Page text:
Now, back to my complaining house. As the temperatures dropped, my furnace decided it had had enough and quit. No big problem, I mused, as I have a few of the oil/electric heaters, a wood stove and a fireplace. Hey, I've thought this all through. I bought several loads of wood. I have a backup plan. I mean, women run ranches. Hello, I can do this. Or can I?

So, with my daughter working weekends at the children's facility, the boys and I set to work building fires. Oh, nothing like a fire in the winter. However, the wood stove in the family room goes out every time you shut the door. Yes, I opened the draft. Hello, do I look blonde or something?

But no, every time the door is shut, the fire extinguishes. So leaving the door slightly cracked, the fire takes off and I run downstairs every five minutes or so to make sure the fire is still in the stove and not on the floor of the family room. This is great for my weight loss plans, too. And yes, women run ranches, I can do this.

Fire No. 2 takes off without smoking, which is a great thing as a lot of the time the fireplace smokes. This goes on for a couple of days as I wait on a repairman for the furnace. I run up and down the stairs every few minutes checking the fire or send the boys to do so. I close up the wood stove at night and let it go out, and keep the other fire burning through the night. Oh, yeah, I'm a mountain woman.

Until ... we built a fire in the fireplace the next morning and we practically had to crawl on the floor for air! The smoke billowed out. "So what's the big difference?" I asked vehemently. "There was no smoke for the past couple of days?"

My 13-year-old son, Jim, says that there is too much snow in the chimney. "No," I replied tersely. "That's not possible ... yada, yada, yada," which everyone knows the ol' "snow on the roof, fire in the chimney thing" and fires melt snow.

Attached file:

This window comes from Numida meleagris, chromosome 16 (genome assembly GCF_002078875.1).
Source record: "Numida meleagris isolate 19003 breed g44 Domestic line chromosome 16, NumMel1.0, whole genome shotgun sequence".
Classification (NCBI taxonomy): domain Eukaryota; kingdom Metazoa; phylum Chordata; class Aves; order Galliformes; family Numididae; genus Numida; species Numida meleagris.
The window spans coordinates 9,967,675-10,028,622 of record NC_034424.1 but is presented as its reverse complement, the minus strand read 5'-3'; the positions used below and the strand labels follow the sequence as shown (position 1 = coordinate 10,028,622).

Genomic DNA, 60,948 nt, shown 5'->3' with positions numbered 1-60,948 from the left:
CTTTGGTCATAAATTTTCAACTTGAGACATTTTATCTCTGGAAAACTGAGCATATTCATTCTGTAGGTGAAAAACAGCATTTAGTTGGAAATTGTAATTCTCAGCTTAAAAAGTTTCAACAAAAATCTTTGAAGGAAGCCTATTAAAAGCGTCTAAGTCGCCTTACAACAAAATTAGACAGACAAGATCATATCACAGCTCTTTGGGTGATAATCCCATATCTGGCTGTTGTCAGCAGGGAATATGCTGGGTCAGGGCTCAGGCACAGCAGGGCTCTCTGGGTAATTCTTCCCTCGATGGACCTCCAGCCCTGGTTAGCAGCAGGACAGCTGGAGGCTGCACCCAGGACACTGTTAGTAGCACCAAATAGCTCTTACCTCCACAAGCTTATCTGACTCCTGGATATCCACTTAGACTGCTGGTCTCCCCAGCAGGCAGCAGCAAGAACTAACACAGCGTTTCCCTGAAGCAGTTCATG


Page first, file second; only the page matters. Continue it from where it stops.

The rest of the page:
However, as I related the story at work and I found out later that, oh yeah, that is possible. So no more fires and the house begins groaning with cold. Finally, the repairman comes and basically puts a Band-Aid on the furnace until another one can get here.

Nevertheless, I am thankful and the crisis is over.

Then, the heater in the garage went out. It's only used to keep the dogs from being cold, so it's not a big deal, or is it? I bring the dogs into the house and they are privileged little pooches as they are staying inside now.

Waiting on another repairman, I try to fix the garage heater myself, but to no avail. OK, women run ranches, I keep repeating as my mantra. I wake up the next morning and go let the dogs out. I hear something strange. It's usually so quiet, now it sounds like a waterfall, I muse. I open the garage door and water is gushing out of the ceiling of the garage! I'm talking future swimming pool or presently an ice skating rink!